Entrepreneurship forms a key element of the American Dream. For millions of Americans, starting and owning a business has been the route to success, security, and providing for one’s community. This is particularly true for people of color, who face disparate unemployment rates and obstacles breaking through the “good old boys network” to secure good, stable jobs.

“If we’re going to get serious about addressing inequality, we have to put entrepreneurship at the front and center of the conversation.“

Danielle Beavers

The Great Recession of 2007 clearly demonstrated how communities of color utilize entrepreneurship to remain resilient in times of crisis. From 2007-2012, the number of  businesses owned by people of color increased by 38 percent, while non-minority businesses decreased by 6 percent.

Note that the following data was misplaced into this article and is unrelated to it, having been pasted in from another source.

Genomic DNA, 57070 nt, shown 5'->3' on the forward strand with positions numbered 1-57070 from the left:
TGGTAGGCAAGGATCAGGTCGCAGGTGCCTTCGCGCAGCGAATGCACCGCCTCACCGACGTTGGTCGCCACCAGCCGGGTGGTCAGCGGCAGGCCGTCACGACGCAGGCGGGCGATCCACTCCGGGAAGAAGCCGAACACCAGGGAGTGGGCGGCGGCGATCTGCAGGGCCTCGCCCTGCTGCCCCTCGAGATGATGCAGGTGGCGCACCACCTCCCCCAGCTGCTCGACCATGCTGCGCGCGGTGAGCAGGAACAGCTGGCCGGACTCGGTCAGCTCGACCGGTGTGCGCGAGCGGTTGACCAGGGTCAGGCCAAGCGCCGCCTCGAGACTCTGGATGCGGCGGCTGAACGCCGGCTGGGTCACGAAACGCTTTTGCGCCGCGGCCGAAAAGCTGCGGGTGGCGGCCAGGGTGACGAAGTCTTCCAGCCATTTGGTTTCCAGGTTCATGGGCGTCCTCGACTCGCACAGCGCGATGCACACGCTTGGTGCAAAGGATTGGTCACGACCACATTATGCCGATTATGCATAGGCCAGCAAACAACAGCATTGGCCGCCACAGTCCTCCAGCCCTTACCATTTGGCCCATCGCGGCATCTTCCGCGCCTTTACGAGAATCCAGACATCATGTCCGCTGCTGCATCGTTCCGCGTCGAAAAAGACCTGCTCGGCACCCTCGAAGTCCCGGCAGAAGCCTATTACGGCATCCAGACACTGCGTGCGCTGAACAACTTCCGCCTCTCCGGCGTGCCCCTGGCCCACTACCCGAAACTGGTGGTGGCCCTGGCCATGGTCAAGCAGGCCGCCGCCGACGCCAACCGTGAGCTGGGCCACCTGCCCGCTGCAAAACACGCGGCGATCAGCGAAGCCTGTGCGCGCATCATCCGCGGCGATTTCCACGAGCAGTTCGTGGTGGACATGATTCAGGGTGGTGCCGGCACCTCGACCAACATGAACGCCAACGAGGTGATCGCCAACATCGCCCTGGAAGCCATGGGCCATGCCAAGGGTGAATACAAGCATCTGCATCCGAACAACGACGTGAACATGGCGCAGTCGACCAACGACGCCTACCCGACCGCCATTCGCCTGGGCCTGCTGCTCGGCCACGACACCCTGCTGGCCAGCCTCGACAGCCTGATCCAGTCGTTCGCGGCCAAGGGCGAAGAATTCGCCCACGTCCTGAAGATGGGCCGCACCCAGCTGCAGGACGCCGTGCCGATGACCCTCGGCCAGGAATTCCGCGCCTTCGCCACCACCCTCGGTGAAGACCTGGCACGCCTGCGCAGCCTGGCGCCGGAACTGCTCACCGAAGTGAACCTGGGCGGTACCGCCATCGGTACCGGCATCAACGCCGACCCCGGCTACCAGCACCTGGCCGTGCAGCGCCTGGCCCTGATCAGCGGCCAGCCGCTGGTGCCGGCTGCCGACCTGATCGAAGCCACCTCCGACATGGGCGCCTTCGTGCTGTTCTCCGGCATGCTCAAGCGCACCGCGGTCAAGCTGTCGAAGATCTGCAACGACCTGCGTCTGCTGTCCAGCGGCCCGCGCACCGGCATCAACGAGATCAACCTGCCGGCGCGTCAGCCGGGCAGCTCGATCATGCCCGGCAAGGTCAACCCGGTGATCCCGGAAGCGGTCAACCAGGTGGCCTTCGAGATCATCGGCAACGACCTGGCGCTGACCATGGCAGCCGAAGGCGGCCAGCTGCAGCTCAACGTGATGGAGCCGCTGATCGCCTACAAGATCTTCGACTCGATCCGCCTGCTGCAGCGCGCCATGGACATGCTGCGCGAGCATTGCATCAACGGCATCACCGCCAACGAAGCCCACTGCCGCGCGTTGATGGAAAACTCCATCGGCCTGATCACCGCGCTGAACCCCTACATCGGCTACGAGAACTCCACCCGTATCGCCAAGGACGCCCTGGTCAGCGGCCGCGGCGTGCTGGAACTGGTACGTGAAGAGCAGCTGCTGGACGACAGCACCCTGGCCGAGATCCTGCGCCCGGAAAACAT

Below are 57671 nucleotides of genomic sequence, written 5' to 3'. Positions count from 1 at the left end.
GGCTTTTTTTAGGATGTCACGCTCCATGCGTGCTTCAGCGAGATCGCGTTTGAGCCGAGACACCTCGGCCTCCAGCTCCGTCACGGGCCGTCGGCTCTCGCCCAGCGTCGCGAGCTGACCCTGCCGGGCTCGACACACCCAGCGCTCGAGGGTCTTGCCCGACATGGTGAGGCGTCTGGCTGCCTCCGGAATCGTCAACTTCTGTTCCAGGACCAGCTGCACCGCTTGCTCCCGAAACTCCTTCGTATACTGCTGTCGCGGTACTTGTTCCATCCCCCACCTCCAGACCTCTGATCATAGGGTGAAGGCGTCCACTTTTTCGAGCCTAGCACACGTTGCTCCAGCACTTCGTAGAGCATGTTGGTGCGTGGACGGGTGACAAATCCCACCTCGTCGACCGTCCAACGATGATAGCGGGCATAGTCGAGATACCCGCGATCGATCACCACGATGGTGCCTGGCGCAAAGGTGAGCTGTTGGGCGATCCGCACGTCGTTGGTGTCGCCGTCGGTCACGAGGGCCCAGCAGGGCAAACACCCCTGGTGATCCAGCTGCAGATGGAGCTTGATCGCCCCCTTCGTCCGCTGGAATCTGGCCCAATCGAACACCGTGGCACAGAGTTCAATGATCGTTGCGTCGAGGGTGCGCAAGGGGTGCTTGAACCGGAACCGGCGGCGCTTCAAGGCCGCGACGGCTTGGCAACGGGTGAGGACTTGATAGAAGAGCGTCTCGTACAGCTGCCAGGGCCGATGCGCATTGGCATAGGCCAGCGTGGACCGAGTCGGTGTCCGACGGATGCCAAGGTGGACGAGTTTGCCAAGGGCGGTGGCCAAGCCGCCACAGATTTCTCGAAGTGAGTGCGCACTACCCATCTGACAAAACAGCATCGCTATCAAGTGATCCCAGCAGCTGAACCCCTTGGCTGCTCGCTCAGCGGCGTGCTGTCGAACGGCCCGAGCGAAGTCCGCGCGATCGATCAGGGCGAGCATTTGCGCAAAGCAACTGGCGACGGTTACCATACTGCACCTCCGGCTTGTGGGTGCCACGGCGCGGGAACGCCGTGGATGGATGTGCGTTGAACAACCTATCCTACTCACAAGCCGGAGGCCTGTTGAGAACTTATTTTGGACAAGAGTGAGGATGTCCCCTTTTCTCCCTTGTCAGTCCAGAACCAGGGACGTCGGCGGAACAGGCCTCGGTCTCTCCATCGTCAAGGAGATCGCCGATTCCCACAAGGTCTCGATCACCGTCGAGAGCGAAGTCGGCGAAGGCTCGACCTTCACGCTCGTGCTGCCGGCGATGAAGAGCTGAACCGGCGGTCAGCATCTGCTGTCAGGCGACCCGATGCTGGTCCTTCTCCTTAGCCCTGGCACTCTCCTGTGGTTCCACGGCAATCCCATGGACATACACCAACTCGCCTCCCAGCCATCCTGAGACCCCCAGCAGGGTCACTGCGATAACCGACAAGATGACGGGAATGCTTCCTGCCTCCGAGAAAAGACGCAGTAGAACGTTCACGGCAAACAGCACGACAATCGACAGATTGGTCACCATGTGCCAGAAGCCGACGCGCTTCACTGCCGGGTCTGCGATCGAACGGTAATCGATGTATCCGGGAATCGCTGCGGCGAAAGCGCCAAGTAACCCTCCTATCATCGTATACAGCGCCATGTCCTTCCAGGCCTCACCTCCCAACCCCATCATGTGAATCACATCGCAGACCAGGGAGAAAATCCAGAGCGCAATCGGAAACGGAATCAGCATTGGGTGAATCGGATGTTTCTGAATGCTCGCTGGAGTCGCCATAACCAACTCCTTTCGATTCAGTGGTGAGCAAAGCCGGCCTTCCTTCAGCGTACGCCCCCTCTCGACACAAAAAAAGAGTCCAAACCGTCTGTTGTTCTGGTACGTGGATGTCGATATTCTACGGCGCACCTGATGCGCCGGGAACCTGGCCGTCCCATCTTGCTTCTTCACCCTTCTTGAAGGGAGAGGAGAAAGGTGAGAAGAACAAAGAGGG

When minority-owned businesses thrive, communities of color thrive. Diverse businesses, which are more likely to hire locally and employ people with similar backgrounds, work as powerful forces for economic development. Communities of color will become the majority by 2044; how minority-owned businesses fair will determine the sustainability and strength of the nation.


Diverse businesses play a critical role in closing the racial wealth gap and shaping the larger economy. Lingering effects of redlining still threaten the potential of these businesses in two ways: access to capital and access to contracts, known as supplier diversity.

Greenlining tackles these obstacles throughout our issue areas.